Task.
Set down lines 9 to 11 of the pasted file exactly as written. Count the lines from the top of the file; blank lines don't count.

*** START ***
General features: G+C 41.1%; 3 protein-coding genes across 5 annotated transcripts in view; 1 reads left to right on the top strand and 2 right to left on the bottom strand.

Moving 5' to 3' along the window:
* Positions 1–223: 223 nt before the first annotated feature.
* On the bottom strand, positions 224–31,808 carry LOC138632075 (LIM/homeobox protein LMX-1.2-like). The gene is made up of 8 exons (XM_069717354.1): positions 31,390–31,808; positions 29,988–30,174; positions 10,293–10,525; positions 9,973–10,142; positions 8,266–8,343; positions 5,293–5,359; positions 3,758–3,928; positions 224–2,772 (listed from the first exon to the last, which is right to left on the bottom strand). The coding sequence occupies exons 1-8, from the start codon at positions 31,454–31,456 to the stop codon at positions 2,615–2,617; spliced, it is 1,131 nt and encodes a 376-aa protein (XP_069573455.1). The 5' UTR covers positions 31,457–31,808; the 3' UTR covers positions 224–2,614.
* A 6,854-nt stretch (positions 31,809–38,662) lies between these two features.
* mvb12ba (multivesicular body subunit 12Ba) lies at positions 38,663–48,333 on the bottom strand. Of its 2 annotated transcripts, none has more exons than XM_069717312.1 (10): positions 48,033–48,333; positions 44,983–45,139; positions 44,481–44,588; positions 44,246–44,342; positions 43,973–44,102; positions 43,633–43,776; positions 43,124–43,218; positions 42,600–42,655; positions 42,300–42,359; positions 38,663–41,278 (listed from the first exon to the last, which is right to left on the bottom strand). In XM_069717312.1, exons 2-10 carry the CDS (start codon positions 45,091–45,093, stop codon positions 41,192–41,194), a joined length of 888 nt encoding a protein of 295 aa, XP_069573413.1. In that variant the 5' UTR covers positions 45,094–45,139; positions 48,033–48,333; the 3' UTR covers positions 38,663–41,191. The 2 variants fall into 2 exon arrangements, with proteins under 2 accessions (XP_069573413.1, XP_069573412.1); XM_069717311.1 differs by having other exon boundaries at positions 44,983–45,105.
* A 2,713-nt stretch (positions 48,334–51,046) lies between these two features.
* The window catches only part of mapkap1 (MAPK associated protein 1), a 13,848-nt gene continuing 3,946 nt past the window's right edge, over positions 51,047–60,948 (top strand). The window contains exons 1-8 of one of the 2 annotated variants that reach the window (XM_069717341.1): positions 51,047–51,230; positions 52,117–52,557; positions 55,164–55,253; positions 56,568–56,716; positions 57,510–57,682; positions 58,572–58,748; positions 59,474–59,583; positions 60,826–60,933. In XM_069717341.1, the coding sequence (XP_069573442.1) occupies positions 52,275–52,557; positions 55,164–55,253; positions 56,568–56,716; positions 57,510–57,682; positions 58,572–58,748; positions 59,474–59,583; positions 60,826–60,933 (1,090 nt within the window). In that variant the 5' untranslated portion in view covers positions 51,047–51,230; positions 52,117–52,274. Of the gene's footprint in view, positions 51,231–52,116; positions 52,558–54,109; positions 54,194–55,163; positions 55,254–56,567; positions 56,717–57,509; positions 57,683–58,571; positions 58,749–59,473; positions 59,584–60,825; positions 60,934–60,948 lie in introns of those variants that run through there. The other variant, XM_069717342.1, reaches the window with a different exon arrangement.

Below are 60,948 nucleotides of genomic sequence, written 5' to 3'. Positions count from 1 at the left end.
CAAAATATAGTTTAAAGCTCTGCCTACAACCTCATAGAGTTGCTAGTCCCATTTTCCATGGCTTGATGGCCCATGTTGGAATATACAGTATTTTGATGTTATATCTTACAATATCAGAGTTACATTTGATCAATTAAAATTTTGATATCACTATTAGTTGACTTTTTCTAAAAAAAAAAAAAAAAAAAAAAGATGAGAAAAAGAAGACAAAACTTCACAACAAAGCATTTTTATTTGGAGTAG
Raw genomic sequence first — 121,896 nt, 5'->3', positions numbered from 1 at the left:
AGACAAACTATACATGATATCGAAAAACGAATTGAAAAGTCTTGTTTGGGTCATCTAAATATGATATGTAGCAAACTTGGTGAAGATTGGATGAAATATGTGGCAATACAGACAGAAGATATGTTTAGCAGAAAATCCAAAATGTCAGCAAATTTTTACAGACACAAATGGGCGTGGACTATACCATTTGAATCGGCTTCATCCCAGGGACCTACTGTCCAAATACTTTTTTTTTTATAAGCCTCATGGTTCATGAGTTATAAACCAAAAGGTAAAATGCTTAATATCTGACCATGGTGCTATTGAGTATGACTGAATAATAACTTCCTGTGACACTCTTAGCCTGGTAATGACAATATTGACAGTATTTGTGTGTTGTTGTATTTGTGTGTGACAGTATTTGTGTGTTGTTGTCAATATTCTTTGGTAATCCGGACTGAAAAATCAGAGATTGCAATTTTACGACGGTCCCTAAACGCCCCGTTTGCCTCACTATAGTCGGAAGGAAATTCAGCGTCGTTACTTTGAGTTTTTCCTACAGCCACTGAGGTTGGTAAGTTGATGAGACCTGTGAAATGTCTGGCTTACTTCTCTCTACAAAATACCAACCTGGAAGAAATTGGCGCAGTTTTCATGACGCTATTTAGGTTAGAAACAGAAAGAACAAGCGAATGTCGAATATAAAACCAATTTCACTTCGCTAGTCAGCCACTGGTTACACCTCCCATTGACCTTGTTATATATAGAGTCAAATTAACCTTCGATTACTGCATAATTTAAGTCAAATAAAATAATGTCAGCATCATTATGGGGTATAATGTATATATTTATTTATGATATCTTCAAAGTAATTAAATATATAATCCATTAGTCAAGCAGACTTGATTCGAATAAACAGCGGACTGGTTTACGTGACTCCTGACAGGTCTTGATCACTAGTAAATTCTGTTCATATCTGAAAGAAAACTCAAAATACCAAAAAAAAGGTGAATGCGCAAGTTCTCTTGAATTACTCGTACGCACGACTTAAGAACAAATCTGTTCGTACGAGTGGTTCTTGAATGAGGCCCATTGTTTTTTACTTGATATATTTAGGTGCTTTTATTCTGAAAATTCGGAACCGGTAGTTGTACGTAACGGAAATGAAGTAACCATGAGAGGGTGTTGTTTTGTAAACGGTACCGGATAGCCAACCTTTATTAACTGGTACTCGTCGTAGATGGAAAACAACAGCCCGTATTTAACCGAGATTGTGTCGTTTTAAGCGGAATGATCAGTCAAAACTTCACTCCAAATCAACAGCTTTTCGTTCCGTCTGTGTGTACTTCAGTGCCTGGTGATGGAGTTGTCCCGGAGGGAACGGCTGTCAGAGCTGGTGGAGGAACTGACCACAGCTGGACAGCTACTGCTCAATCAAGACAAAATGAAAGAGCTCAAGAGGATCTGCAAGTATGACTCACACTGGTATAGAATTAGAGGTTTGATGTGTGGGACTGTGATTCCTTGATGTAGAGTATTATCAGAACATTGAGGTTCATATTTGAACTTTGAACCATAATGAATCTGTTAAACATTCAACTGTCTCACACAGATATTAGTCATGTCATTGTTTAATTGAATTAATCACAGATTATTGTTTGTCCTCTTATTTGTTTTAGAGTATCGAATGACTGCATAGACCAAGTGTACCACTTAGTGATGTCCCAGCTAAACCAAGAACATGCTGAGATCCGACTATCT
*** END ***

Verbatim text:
Below are 60,948 nucleotides of genomic sequence, written 5' to 3'. Positions count from 1 at the left end.
CAAAATATAGTTTAAAGCTCTGCCTACAACCTCATAGAGTTGCTAGTCCCATTTTCCATGGCTTGATGGCCCATGTTGGAATATACAGTATTTTGATGTTATATCTTACAATATCAGAGTTACATTTGATCAATTAAAATTTTGATATCACTATTAGTTGACTTTTTCTAAAAAAAAAAAAAAAAAAAAAAGATGAGAAAAAGAAGACAAAACTTCACAACAAAGCATTTTTATTTGGAGTAG
Raw genomic sequence first — 121,896 nt, 5'->3', positions numbered from 1 at the left: